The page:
Serious Eats: Recipes

Seriously Asian: Little Wontons

[Photographs: Chichi Wang]

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Little wontons require thin wrappers.

Last week's post on big wontons wouldn't be complete without its companion, the little wonton post. Little wontons, or xiao hun tun, are made with flour and egg wrappers crumpled casually around a tiny nub of pork. While big wontons are wrapped precisely to a symmetrical shape, small wontons are formed very casually as if you're crumpling a piece of paper in your fist. And unlike big wontons, small wontons are made with paper-thin wonton wrappers that will be labeled "extra-thin" on the package. (If you can't find wrappers of that tissue-paper thinness, it's best to stick to making big wontons.)

Little wontons are always served in soup and are typically eaten for breakfast or as a snack. The wontons float gently in a savory broth that's chock full of garnishes, such as tiny dried shrimp, Sichuan-style pickled cabbage, thinly-sliced egg crepe, slivers of dried seaweed, cilantro, and scallions.

At Chinese eateries, the broth for little wontons is usually nothing more than water flavored with soy sauce, sesame oil, and tons of MSG. If you have a good-quality soy sauce, then a simple combination of soy sauce and sesame oil suffices with lots of garnishes on the side. However, I like to use a pork stock as the base of my soup for extra flavor.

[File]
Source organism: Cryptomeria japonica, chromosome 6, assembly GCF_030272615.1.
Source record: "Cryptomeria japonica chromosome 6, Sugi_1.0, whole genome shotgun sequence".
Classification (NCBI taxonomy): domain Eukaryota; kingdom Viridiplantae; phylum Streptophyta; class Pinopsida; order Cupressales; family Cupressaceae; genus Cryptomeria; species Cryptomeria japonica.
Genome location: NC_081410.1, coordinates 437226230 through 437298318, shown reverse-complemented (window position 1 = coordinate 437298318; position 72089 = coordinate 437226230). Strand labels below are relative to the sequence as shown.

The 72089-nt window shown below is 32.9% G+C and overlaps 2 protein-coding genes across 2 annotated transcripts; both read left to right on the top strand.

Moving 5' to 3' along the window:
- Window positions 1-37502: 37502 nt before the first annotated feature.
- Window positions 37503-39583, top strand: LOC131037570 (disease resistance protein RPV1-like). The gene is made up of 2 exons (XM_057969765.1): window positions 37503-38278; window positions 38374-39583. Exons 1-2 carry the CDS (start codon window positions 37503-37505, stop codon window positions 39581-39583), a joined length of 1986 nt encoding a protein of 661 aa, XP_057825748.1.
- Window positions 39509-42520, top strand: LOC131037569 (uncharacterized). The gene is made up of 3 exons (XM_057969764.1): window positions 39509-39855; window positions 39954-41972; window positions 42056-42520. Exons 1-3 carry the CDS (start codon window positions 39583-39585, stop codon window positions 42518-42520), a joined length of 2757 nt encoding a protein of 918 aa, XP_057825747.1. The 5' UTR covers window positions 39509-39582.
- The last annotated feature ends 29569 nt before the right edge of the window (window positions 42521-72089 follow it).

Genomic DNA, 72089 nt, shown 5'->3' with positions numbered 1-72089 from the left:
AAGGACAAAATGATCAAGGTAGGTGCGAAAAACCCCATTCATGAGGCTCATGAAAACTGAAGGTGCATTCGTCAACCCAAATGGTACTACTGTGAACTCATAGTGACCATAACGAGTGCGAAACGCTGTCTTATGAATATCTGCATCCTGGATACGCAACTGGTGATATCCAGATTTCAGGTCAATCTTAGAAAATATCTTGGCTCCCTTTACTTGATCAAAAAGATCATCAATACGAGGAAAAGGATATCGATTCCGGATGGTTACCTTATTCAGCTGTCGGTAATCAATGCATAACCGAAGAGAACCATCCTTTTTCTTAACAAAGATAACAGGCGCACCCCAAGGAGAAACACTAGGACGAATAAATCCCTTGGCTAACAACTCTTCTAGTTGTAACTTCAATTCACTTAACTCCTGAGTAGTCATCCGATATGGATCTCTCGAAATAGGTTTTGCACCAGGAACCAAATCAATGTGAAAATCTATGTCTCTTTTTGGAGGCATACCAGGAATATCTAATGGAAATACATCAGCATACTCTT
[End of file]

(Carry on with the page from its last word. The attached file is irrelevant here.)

Made with such a small quantity of pork, a bowl of little wontons is a humble, peasant-style dish that's all about the suggestion of pork rather than a celebration of pig. The idea here is to float the delicate wontons in a sea of garnishes; each slurp of the soup carries with it a tiny wonton. The wontons are cooked just until the meat filling is done but the wrappers are still firm and slick so that they practically slip down your throat.

Like big wontons, little wontons can be frozen and stored away for weeks. Once cooked, the thin wrappers will only stay al-dente for a few minutes before growing mushy, so slurp quickly!

About the author: Chichi Wang took her degree in philosophy, but decided that writing about food would be much more fun than writing about Plato. She firmly believes in all things offal, the importance of reading great books, and the necessity of three-hour meals. If she were ever to get a tattoo, it would say "Fat is flavor." Visit her blog, The Offal Cook.

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